Hike sentence

US lawmakers are calling for the Navy lieutenant to be released from his prison sentence in Japan

Members of Congress are calling on Japanese authorities to release a US naval officer who recently began serving a three-year sentence for his role in a car crash that claimed the lives of two Japanese nationals.

Lt. Ridge Alkonis announced on Tuesday the start of his sentence, which was imposed on him by a Japanese court earlier this year after he was found guilty of negligent driving charges stemming from a car accident in May 2021.

Alkonis was driving his wife and two children up a mountain road on the slopes of Mount Fuji after a hike, just days before beginning a deployment on the Arleigh Burke-class destroyer USS Benfold. During the descent, he lost consciousness and his vehicle rammed several parked cars and killed an elderly Japanese woman and her son-in-law.

He was arrested and held for questioning by Japanese police for 26 days, after which Navy Medical Corps personnel discovered that he had suffered from acute mountain sickness due to his rapid ascent and descent from the highest high mountain of Japan. Yet he was charged with negligent driving charges by Japanese prosecutors who argued he had fallen asleep.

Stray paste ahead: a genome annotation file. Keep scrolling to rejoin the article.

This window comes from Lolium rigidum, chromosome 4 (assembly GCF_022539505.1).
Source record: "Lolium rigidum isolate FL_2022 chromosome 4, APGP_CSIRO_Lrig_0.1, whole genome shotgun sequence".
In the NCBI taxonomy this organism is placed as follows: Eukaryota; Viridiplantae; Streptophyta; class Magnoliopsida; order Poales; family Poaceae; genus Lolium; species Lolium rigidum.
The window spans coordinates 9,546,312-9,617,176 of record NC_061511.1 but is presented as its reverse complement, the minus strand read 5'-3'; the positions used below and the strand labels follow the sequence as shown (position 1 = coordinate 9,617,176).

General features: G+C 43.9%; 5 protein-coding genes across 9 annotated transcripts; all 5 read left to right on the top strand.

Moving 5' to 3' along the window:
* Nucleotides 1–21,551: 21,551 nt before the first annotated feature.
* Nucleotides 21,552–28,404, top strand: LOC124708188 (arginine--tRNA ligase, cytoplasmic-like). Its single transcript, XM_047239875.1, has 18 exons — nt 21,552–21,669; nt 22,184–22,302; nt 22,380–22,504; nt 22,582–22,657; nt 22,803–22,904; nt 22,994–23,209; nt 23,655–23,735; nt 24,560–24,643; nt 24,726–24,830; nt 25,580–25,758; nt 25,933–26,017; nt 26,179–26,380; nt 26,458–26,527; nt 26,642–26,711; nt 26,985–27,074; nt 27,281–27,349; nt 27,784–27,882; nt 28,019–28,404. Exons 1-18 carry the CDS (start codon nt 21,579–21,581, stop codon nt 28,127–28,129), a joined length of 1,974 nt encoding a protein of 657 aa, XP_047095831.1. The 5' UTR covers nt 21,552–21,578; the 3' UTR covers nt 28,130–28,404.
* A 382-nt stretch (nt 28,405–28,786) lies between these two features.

In such cases of accidental death, the Japanese legal system often takes into account whether or not the accused engaged in gomenasai, the practice of formally apologizing and paying reparations to the family of the deceased. Alkonis did just that, including making a record $1.65 million restitution payment.

In the Japanese legal system, such settlements frequently overrule the need for a criminal trial or jail term, but in Aloknis’ case, the court chose not to suspend his three-year sentence.

Alkonis’ home state senator Mike Lee denounced his treatment in a floor speech on Monday.

“I find it inexcusable that an American who has experienced a medical emergency should be treated so badly by an allied nation he protected,” said Lee, who noted that Japanese nationals are routinely granted leniency in cases. similar.

The Utah senator also accused Japanese authorities of “trying to make an example” of the Navy lieutenant due to long-running disputes between Tokyo and Washington over the status-of-forces agreement under of which approximately 55,000 US service members are stationed in Japan, and suggested that the US should renegotiate the deal if US service members “cannot get fair treatment from the country they have been tasked to defend” .

The 1960 agreement was a point of contention in U.S.-Japan relations due to incidents in which U.S. military personnel committed violent crimes against Japanese nationals.

California Rep. Mike Levin said he was “deeply concerned about the Japanese government’s handling of the matter” in a speech to the House.

Mr Levin, a Democrat, said he was ‘extremely upset to learn that the case was not conducted in a fair manner for Lt. Alkonis’, and accused Tokyo of breaching the US agreement -Japanese on the status of forces.